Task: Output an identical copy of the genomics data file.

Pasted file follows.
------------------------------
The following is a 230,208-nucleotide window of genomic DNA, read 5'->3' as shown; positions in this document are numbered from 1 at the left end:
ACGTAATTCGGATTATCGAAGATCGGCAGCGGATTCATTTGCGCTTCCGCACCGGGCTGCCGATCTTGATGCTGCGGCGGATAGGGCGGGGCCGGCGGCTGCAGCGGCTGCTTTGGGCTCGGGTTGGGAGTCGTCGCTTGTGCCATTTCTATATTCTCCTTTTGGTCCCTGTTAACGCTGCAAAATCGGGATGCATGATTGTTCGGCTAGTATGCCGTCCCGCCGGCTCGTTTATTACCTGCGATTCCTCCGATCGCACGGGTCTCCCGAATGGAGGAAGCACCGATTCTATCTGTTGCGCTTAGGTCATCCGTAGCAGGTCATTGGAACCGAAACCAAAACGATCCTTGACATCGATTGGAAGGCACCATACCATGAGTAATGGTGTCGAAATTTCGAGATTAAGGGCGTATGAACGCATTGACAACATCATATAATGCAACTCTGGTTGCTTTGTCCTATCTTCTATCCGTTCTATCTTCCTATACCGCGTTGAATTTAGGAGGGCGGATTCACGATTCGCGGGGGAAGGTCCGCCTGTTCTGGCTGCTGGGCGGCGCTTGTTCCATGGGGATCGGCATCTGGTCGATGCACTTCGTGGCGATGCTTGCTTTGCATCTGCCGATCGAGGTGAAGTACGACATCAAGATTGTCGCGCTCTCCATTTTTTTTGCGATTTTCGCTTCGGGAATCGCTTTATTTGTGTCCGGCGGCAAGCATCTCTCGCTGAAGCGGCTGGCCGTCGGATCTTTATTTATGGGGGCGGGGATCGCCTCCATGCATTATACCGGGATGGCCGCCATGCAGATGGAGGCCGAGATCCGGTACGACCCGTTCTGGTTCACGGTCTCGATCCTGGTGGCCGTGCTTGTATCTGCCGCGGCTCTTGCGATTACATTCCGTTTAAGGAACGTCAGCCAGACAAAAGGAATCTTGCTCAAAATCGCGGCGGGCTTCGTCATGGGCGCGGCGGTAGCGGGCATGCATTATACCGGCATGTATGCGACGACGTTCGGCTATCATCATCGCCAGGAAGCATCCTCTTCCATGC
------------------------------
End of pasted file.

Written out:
The following is a 230,208-nucleotide window of genomic DNA, read 5'->3' as shown; positions in this document are numbered from 1 at the left end:
ACGTAATTCGGATTATCGAAGATCGGCAGCGGATTCATTTGCGCTTCCGCACCGGGCTGCCGATCTTGATGCTGCGGCGGATAGGGCGGGGCCGGCGGCTGCAGCGGCTGCTTTGGGCTCGGGTTGGGAGTCGTCGCTTGTGCCATTTCTATATTCTCCTTTTGGTCCCTGTTAACGCTGCAAAATCGGGATGCATGATTGTTCGGCTAGTATGCCGTCCCGCCGGCTCGTTTATTACCTGCGATTCCTCCGATCGCACGGGTCTCCCGAATGGAGGAAGCACCGATTCTATCTGTTGCGCTTAGGTCATCCGTAGCAGGTCATTGGAACCGAAACCAAAACGATCCTTGACATCGATTGGAAGGCACCATACCATGAGTAATGGTGTCGAAATTTCGAGATTAAGGGCGTATGAACGCATTGACAACATCATATAATGCAACTCTGGTTGCTTTGTCCTATCTTCTATCCGTTCTATCTTCCTATACCGCGTTGAATTTAGGAGGGCGGATTCACGATTCGCGGGGGAAGGTCCGCCTGTTCTGGCTGCTGGGCGGCGCTTGTTCCATGGGGATCGGCATCTGGTCGATGCACTTCGTGGCGATGCTTGCTTTGCATCTGCCGATCGAGGTGAAGTACGACATCAAGATTGTCGCGCTCTCCATTTTTTTTGCGATTTTCGCTTCGGGAATCGCTTTATTTGTGTCCGGCGGCAAGCATCTCTCGCTGAAGCGGCTGGCCGTCGGATCTTTATTTATGGGGGCGGGGATCGCCTCCATGCATTATACCGGGATGGCCGCCATGCAGATGGAGGCCGAGATCCGGTACGACCCGTTCTGGTTCACGGTCTCGATCCTGGTGGCCGTGCTTGTATCTGCCGCGGCTCTTGCGATTACATTCCGTTTAAGGAACGTCAGCCAGACAAAAGGAATCTTGCTCAAAATCGCGGCGGGCTTCGTCATGGGCGCGGCGGTAGCGGGCATGCATTATACCGGCATGTATGCGACGACGTTCGGCTATCATCATCGCCAGGAAGCATCCTCTTCCATGC